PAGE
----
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Dal

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ALLIR STONE

Dal's features did not betray the sensation of relief as he watched the reaction his doffing of a helmet from the knight. Perhaps a softening of the eyes for a moment if one were so sharp to observe that in the orc. He had sometimes received the fair judgement of those he removed his helmet for, but not often enough to make it common habit when he serve alongside other units. There was no war on, no skirmish with battle lines being drawn. Just a stone and a message to all to gather near or lose it all. Not the strangest reason he could think of for people gathering to serve under one cause, but one that made him guarded against putting any faith in the majority who appeared, despite the knight's so recently spoken optimism.

So, Dal thought, this one too knows of the taint of judgement. There was no suspicion as to her recent vampirism; Dal's thoughts were towards his own kind, thinking that perhaps she had encountered another orc who had defied their heritage. Not that she herself had endured prejudice. The golden armour did much to suggest privilege to Dal, not that Dal held it against her. The wealthy can afford to have the finer equipment, and so they should. He himself has spent a good amount of coin on his own plate mail, and it had saved his life countless times. It was pointless making too many risks with oneself unless the payoff was worth it. In regard to his latest risk of showing his face, he felt the reward was worth it. He chose not to replace his helmet for now, enjoying the breadth of vision he was now afforded, the feeling of a gentle breeze upon his face.

He considered how best to ask his next question. There was no pomp and circumstance about this knight's presence, no companions. She surely would take no offence. She's a professional, Dal reminded himself.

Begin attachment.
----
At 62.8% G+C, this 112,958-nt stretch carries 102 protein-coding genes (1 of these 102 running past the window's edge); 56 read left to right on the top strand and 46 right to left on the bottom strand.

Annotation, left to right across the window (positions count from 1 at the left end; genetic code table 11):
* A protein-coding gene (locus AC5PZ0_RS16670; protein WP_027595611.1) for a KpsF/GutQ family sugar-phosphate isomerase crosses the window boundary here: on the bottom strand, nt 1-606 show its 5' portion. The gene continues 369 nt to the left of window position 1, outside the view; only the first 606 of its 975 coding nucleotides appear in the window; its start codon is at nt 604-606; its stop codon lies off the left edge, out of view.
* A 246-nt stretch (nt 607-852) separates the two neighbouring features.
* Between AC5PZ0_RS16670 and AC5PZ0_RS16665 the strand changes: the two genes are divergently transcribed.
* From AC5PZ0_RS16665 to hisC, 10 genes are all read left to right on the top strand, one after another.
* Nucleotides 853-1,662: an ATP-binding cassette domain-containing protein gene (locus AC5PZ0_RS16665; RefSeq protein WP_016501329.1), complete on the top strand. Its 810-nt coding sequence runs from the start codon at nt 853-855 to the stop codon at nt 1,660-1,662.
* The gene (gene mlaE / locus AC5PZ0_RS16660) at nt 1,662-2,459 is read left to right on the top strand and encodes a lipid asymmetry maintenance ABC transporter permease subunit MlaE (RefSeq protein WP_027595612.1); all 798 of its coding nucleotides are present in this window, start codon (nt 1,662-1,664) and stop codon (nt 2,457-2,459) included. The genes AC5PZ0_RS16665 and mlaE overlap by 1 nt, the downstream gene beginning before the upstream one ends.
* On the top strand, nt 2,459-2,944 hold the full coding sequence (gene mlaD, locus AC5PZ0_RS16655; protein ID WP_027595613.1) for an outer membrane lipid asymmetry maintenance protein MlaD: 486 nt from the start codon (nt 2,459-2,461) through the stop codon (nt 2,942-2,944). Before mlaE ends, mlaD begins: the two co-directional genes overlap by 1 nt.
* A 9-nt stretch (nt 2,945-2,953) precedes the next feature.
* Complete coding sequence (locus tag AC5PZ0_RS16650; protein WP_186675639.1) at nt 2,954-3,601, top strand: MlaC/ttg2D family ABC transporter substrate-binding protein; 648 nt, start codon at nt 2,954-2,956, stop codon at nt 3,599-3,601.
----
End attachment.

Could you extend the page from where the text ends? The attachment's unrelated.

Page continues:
“Seems we can afford a slither of time while we wait. So a question or two, if I may. Are you under orders to be here? Can this group, whatever name we can be called, expect more steel from your organisation? You don't appear to have a retinue. I admire that in a knight. Not that you need such admiration from me,” Dal quickly added.

“If you do stand alone, I'm impressed. Or you've endured some attrition. I have a feeling we're going to have to make do with what we have. Tell me, Knight-Valiant, have you ever duelled to carry a day with the longsword? One on one I mean. Or do you typically find yourself operating in larger engagements, as part of a host?” Dal probed. He sincerely hoped the answer was yes, that way he knew he could rely on this person's experience in single combat. Some knights rose in rank due to their presence on the battlefield and their sense of propriety towards one's duties, not the valour of combat. Dal sensed that this was not the case with this one, but he wanted to know.

Heike Eisen
 
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Mirielle Merlon

Noble of Lazular
The Empire
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ELBION STONE
Ezra Archiva Velaeri


A year ago, Mirielle Merlon would have accompanied a party of Lazulari horsemen in maile. Now they accompanied her, an armed escort of the kind that she'd earned. Counselor to thrones, secret blood magician, horsewoman, servant of thirsty reptilian gods. Protector of Lazular, until magic lost its reliability. Until the lizard gods went deaf no matter how many murderers she slit open.

She and her guards reined up not far from the Portal Stone and Ezra.

"Hello, College mage," she said, sliding down from her red mare. She wore Lazulari clothes but spoke with the language and accent of territories farther east. "Here to answer the whispers too?"
 

Tess

Skull like a Coconut, Arms like Toothpicks
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Her question was initially answered by a boot pressing into her chest, a sensation she was used to, though mainly from bar patrons and the occasional city guard. Her arms still ached, especially the one that hadn't been set, and she was definitely in no position to give much of a fight back magic or not.